Especially for the supply of densely populated areas, the distribution of climate-neutral heat via heating networks can be more cost-efficient than decentralized heat supply. Furthermore, they make it possible to collect heat sources such as waste heat and transport it from the producer to the consumer. Since the infrastructure has a service life of at least 40 years, networks built today should be designed directly as future-proof systems. The subsequent transformation of already existing networks is highly challenging. It requires a holistic alignment with municipal heat planning and an in-depth analysis of the existing infrastructure.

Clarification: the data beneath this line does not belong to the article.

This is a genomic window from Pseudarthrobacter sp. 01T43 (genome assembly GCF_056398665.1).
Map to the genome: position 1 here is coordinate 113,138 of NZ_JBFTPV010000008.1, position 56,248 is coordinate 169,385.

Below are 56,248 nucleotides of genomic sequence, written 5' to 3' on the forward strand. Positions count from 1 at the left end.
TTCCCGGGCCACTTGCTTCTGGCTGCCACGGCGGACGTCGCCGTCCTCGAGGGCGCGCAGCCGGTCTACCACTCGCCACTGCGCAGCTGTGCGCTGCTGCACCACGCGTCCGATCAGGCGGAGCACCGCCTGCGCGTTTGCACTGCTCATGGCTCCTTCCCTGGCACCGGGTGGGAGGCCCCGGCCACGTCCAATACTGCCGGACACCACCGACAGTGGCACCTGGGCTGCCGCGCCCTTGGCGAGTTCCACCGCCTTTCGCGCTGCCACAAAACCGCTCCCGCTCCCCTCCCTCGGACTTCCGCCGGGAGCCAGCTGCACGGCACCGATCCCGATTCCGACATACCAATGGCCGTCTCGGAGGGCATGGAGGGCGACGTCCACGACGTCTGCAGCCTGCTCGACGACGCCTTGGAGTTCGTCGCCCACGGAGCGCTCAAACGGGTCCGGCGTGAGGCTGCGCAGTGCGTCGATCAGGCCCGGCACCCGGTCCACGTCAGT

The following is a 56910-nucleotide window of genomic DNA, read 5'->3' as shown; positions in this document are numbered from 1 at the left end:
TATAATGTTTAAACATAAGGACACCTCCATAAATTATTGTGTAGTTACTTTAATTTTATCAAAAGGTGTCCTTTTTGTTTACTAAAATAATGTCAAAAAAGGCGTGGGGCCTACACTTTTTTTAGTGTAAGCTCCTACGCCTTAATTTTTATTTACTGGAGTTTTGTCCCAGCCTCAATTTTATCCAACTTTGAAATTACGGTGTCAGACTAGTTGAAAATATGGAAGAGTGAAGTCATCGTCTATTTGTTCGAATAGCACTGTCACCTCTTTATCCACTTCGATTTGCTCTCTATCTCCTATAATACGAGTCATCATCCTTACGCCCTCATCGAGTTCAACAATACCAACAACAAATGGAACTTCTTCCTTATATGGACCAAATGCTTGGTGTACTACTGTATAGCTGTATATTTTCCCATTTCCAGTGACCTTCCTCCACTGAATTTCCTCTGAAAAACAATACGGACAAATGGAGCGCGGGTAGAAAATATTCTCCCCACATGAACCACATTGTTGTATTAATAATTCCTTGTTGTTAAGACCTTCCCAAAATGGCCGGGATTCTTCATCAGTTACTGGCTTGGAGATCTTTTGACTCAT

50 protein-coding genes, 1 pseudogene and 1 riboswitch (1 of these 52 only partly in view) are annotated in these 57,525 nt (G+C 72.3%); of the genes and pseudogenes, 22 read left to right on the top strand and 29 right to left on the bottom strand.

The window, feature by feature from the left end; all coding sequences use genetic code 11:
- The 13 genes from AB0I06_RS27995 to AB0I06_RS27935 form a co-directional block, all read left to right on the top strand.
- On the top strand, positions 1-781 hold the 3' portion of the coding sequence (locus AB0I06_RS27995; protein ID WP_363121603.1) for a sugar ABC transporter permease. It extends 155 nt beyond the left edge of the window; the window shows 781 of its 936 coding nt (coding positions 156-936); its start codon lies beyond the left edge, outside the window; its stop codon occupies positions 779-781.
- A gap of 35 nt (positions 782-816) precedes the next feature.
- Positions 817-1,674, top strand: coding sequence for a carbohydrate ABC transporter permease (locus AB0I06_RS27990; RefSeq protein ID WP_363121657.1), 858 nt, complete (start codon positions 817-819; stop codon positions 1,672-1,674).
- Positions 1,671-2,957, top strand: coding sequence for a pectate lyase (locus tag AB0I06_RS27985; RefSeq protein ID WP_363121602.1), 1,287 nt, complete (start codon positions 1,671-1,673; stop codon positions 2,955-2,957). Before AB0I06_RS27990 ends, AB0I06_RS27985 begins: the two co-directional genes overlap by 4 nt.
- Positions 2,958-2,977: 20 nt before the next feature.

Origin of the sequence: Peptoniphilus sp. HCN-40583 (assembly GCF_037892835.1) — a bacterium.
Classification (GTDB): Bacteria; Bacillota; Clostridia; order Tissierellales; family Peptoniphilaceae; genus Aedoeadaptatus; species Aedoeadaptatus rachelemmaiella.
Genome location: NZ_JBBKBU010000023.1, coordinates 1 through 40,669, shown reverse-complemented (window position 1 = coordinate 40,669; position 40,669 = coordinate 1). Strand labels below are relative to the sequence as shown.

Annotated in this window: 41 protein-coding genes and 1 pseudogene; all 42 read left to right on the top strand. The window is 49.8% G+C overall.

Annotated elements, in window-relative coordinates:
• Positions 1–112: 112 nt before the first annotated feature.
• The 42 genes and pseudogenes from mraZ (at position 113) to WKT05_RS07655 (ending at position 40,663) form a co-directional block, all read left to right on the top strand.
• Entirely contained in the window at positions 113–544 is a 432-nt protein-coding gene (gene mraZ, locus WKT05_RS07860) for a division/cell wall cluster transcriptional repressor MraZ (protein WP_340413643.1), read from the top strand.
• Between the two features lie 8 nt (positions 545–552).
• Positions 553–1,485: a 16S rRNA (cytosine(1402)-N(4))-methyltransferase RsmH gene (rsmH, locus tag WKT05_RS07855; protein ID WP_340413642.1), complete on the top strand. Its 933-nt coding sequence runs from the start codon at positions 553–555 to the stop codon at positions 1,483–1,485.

Specifically, we consider the following questions:
- What role can heating networks play?
- How can existing heating networks be efficiently transformed?
- How can new networks be designed to be directly future-proof?
- By whom should heat networks and the associated infrastructure be operated so that this happens as efficiently as possible?